Taking holidays in Germany: How does it work?
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Annual leave entitlements can be confusing to organise and plan when you have just started a new job, even more so in a new country.

German workers are entitled to various kinds of annual leave, sick leave, parental leave and public holidays. That’s why we’ve compiled the key dates and facts that every employee should know about taking time off in Berlin.

Public holidays in Germany

Employees in Germany are entitled to a public holidays and annual leave. The amount of Public Holidays in Germany differs from state to state, for example, Berliners get nine public holidays per year whereas residents of Baden-Württemberg get up to five extra public holiday days.

In some countries, if a public holiday falls on a weekend it is taken in lieu on a Friday or Monday instead, but in Germany this is not common practice. This can put a damper on Christmas and New Year’s Eve holidays if both fall on a weekend.

The German invention of Brückentag

Germans are particularly fond of long weekends and even have a phrase for extending a mid-week bank holiday into the weekend: the Brückentag (‚bridge day‘). For example, if a bank holiday falls on a Thursday or a Tuesday, many employees will take the Friday or Monday off to create a four day weekend.

Productivity often dips in German companies during between April and June due to the amount of ‚bridge days‘.

Berlin’s public holidays in 2014

01.01.2014 (Wednesday): Neujahr / New Year’s Day
18.04.2014 (Friday): Karfreitag
21.04.2014 (Monday): Ostermontag
01.05.2014 (Thursday): Tag der Arbeit
29.05.2014 (Thursday): Christi Himmelfahrt
09.06.2014 (Monday): Pfingstmontag  
03.10.2014 (Friday): Tag der Deutschen Einheit
25.12.2014 (Thursday): 1. Weihnachtstag
26.12.2014 (Friday): 2. Weihnachtstag

Berlin’s public holidays in 2015

01.01.2015 (Thursday): Neujahr
03.04.2015 (Friday): Karfreitag
06.04.2015 (Monday): Ostermontag
01.05.2015 (Friday): Tag der Arbeit
14.05.2015 (Thursday): Christi Himmelfahrt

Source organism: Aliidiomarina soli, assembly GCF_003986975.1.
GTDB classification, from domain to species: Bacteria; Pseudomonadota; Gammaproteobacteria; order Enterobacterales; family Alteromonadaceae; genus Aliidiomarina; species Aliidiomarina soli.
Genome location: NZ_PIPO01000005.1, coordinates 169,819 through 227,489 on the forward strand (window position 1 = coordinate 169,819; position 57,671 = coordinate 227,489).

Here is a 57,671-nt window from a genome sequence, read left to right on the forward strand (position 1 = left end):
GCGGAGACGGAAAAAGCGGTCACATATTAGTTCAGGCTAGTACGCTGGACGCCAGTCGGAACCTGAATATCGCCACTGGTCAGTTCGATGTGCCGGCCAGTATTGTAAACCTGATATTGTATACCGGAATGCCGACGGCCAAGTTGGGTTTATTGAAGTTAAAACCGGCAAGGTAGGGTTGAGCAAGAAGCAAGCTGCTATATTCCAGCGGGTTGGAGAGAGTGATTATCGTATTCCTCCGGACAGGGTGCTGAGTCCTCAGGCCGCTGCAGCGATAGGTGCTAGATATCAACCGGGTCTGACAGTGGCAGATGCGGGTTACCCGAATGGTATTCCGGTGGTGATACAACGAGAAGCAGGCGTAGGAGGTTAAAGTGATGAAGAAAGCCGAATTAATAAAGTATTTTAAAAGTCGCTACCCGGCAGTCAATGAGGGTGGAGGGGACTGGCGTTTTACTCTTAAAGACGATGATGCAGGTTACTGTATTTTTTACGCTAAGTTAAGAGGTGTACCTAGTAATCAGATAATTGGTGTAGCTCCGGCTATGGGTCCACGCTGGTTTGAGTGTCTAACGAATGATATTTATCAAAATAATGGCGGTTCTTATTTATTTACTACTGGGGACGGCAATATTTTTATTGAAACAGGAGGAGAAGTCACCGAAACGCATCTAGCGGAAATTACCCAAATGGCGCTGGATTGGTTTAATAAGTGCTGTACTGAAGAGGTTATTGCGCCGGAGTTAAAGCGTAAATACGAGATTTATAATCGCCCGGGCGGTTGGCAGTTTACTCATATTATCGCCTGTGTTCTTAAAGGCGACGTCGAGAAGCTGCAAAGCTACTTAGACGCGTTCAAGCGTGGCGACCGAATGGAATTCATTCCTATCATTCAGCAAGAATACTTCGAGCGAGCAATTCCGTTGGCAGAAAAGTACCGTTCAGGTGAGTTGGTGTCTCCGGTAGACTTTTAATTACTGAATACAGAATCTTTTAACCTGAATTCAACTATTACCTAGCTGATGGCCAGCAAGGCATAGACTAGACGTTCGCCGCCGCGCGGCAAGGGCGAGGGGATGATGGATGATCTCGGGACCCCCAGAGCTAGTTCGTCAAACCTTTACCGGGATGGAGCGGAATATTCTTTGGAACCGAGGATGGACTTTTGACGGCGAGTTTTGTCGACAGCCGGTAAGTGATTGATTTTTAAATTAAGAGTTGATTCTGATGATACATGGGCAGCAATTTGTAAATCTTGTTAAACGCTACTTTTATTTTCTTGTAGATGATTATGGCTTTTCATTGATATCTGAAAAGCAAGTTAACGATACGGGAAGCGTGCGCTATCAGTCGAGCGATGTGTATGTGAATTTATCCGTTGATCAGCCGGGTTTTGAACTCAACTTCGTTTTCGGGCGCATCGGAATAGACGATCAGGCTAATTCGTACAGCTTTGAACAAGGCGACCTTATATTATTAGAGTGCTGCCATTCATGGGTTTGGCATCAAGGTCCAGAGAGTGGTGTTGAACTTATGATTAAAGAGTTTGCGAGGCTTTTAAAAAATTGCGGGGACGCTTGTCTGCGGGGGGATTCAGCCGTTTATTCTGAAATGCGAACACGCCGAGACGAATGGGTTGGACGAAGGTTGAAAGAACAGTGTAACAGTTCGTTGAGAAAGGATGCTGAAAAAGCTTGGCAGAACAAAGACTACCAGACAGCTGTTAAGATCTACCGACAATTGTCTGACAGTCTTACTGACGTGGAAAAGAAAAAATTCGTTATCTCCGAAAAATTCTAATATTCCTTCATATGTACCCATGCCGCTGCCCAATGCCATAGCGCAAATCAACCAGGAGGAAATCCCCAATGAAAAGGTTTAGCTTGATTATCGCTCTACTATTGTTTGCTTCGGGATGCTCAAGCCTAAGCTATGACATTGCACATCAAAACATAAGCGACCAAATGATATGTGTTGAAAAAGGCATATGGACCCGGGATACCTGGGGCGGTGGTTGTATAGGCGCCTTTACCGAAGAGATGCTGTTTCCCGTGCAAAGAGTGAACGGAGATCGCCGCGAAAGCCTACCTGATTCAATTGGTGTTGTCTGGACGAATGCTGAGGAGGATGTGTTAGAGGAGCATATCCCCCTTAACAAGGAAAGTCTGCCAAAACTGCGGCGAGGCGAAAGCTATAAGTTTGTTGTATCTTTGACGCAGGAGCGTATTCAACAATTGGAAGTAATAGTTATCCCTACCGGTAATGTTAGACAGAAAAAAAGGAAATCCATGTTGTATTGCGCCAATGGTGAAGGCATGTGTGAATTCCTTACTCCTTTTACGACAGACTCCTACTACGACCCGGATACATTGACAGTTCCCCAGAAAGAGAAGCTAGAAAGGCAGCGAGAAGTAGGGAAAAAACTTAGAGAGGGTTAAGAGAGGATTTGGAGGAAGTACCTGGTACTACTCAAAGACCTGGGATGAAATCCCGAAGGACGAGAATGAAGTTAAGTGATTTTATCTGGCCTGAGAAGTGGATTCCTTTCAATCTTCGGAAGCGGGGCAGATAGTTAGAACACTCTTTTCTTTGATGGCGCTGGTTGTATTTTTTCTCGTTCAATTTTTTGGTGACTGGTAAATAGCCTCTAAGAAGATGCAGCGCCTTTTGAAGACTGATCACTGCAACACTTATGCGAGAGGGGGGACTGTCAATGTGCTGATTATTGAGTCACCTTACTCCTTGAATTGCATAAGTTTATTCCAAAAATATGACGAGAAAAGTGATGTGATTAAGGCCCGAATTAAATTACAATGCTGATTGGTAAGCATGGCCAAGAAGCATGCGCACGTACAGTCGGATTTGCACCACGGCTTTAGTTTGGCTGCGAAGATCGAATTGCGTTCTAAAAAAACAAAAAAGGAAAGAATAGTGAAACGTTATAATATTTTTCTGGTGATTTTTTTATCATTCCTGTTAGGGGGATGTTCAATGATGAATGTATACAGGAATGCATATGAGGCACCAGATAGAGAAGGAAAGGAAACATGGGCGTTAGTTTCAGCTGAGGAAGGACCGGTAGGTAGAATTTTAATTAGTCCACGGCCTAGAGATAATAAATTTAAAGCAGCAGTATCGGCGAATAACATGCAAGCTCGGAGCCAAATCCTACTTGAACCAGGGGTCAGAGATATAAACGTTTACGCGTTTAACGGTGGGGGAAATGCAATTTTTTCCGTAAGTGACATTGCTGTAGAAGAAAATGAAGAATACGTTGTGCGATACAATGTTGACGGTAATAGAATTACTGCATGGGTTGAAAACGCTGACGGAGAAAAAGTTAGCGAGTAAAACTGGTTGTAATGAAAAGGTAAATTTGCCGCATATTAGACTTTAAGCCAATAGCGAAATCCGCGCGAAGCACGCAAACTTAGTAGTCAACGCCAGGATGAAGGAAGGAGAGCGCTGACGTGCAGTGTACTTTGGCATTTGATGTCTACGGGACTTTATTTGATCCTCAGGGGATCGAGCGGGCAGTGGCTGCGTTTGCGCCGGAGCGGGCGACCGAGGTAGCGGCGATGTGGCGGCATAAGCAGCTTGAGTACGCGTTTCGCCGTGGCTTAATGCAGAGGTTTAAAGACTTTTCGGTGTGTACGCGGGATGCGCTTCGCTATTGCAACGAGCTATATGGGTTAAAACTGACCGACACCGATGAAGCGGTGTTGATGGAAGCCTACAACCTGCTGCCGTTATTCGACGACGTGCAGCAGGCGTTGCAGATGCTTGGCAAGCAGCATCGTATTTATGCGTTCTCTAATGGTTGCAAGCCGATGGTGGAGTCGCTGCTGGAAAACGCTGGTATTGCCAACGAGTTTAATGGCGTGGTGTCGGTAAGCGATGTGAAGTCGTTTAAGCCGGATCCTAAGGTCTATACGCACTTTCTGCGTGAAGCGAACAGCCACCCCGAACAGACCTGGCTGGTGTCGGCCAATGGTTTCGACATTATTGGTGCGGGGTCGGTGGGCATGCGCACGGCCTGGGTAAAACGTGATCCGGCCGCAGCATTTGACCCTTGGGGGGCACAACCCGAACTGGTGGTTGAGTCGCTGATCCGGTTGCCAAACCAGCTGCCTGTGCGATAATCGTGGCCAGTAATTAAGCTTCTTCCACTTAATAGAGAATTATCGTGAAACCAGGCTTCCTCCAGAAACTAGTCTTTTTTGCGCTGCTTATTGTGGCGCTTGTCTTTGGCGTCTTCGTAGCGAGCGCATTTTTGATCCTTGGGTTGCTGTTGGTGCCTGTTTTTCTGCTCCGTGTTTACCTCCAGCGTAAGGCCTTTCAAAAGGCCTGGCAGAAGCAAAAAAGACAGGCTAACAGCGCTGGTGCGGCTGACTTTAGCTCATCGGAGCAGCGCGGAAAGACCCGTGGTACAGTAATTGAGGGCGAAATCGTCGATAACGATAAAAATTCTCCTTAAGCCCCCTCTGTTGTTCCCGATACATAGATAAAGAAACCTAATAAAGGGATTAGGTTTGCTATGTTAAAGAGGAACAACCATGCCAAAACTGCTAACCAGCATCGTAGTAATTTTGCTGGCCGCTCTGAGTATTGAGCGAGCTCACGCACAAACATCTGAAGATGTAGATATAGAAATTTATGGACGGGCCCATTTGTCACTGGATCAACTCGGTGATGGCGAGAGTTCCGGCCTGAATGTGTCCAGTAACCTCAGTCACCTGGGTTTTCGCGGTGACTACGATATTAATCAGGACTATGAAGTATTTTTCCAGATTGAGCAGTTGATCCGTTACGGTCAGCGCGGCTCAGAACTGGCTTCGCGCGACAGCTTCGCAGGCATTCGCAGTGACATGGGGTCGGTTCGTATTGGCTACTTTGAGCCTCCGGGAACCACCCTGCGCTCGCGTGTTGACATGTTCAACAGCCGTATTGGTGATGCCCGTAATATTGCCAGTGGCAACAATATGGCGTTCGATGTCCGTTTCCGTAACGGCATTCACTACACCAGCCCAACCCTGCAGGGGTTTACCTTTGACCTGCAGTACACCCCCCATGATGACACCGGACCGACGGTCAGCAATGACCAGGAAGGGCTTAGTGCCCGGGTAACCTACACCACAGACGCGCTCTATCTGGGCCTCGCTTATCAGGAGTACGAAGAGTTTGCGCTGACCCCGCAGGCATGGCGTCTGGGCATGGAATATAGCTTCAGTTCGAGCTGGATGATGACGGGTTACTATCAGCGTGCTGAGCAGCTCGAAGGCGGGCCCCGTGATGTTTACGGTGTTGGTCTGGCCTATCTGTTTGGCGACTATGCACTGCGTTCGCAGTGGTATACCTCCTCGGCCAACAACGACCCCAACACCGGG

25.05.2015 (Monday): Pfingstmontag  
03.10.2015 (Saturday): Tag der Deutschen Einheit
25.12.2015 (Friday): 1. Weihnachtstag
26.12.2015 (Saturday): 2. Weihnachtstag

Annual leave

Annual leave entitlements are based on the amount of days worked per week. Employees that work for five days a week are entitled to a minimum of 20 days a year, while those that work four days a week receive 16 days per year.

Upon starting a new job, employees will only be able to take a 1-2 days of holiday per month. Traditionally, employees are also not allowed to take annual leave during the probation period (Probezeit), which lasts through the first six months of employment.

Employers must pay workers for holiday leave according to their annual pay. Most employers in Germany are typically reluctant to give annual leave of more than two weeks at a time. The employee is obliged to take annual leave at a time that suits the employer.

Sick leave 

In the event of needing to take sick leave from work, German employees are entitled a maximum of six weeks pay. For the time thereafter you will receive sick pay, which is lower than your usual wages and will be paid to you from from the health insurance fund.

Parental leave

According to German labour laws, both parents are allowed to take Elternzeit (or parental leave) for an extended period of up to three years at the same time. Parents can also apply for an additional 12 months off work when their child is between the ages of 3 and 8.

Parents can also avail of Elterngeld from their local Jugendamt.

Featured image: calendar with a date circled in marker via Shutterstock. Copyright: OlegDoroshin

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